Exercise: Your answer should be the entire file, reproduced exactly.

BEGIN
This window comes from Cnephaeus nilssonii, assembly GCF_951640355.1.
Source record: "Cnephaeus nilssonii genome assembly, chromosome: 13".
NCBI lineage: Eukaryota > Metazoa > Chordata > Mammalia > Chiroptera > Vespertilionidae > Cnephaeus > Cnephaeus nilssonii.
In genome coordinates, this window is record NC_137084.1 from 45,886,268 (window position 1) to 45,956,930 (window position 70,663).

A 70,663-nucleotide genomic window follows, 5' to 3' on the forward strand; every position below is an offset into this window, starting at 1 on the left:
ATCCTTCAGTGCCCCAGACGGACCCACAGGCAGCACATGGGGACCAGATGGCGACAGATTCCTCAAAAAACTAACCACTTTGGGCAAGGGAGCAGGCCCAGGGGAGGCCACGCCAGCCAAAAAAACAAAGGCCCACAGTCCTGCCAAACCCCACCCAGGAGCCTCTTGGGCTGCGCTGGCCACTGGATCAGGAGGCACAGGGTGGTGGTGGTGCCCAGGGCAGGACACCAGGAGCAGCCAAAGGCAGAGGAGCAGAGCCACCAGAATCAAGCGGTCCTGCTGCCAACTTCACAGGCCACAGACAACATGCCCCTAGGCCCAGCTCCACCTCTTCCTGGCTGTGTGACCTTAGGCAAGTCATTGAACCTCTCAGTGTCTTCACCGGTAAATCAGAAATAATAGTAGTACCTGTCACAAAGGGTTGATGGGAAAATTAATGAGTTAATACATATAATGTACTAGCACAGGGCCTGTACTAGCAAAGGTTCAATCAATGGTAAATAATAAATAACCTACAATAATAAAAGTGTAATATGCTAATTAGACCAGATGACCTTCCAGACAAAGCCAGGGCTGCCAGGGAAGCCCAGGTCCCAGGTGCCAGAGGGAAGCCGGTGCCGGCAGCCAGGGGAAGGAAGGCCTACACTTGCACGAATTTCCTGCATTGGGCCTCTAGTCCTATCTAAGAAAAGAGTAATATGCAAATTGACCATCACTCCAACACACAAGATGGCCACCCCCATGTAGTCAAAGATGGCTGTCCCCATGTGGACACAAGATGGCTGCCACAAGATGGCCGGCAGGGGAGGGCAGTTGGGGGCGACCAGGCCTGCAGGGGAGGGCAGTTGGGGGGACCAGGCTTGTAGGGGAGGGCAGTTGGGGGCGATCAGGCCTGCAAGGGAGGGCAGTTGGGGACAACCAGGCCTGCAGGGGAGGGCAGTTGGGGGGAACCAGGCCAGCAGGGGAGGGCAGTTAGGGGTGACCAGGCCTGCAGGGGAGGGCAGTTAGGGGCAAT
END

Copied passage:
This window comes from Cnephaeus nilssonii, assembly GCF_951640355.1.
Source record: "Cnephaeus nilssonii genome assembly, chromosome: 13".
NCBI lineage: Eukaryota > Metazoa > Chordata > Mammalia > Chiroptera > Vespertilionidae > Cnephaeus > Cnephaeus nilssonii.
In genome coordinates, this window is record NC_137084.1 from 45,886,268 (window position 1) to 45,956,930 (window position 70,663).

A 70,663-nucleotide genomic window follows, 5' to 3' on the forward strand; every position below is an offset into this window, starting at 1 on the left:
ATCCTTCAGTGCCCCAGACGGACCCACAGGCAGCACATGGGGACCAGATGGCGACAGATTCCTCAAAAAACTAACCACTTTGGGCAAGGGAGCAGGCCCAGGGGAGGCCACGCCAGCCAAAAAAACAAAGGCCCACAGTCCTGCCAAACCCCACCCAGGAGCCTCTTGGGCTGCGCTGGCCACTGGATCAGGAGGCACAGGGTGGTGGTGGTGCCCAGGGCAGGACACCAGGAGCAGCCAAAGGCAGAGGAGCAGAGCCACCAGAATCAAGCGGTCCTGCTGCCAACTTCACAGGCCACAGACAACATGCCCCTAGGCCCAGCTCCACCTCTTCCTGGCTGTGTGACCTTAGGCAAGTCATTGAACCTCTCAGTGTCTTCACCGGTAAATCAGAAATAATAGTAGTACCTGTCACAAAGGGTTGATGGGAAAATTAATGAGTTAATACATATAATGTACTAGCACAGGGCCTGTACTAGCAAAGGTTCAATCAATGGTAAATAATAAATAACCTACAATAATAAAAGTGTAATATGCTAATTAGACCAGATGACCTTCCAGACAAAGCCAGGGCTGCCAGGGAAGCCCAGGTCCCAGGTGCCAGAGGGAAGCCGGTGCCGGCAGCCAGGGGAAGGAAGGCCTACACTTGCACGAATTTCCTGCATTGGGCCTCTAGTCCTATCTAAGAAAAGAGTAATATGCAAATTGACCATCACTCCAACACACAAGATGGCCACCCCCATGTAGTCAAAGATGGCTGTCCCCATGTGGACACAAGATGGCTGCCACAAGATGGCCGGCAGGGGAGGGCAGTTGGGGGCGACCAGGCCTGCAGGGGAGGGCAGTTGGGGGGACCAGGCTTGTAGGGGAGGGCAGTTGGGGGCGATCAGGCCTGCAAGGGAGGGCAGTTGGGGACAACCAGGCCTGCAGGGGAGGGCAGTTGGGGGGAACCAGGCCAGCAGGGGAGGGCAGTTAGGGGTGACCAGGCCTGCAGGGGAGGGCAGTTAGGGGCAAT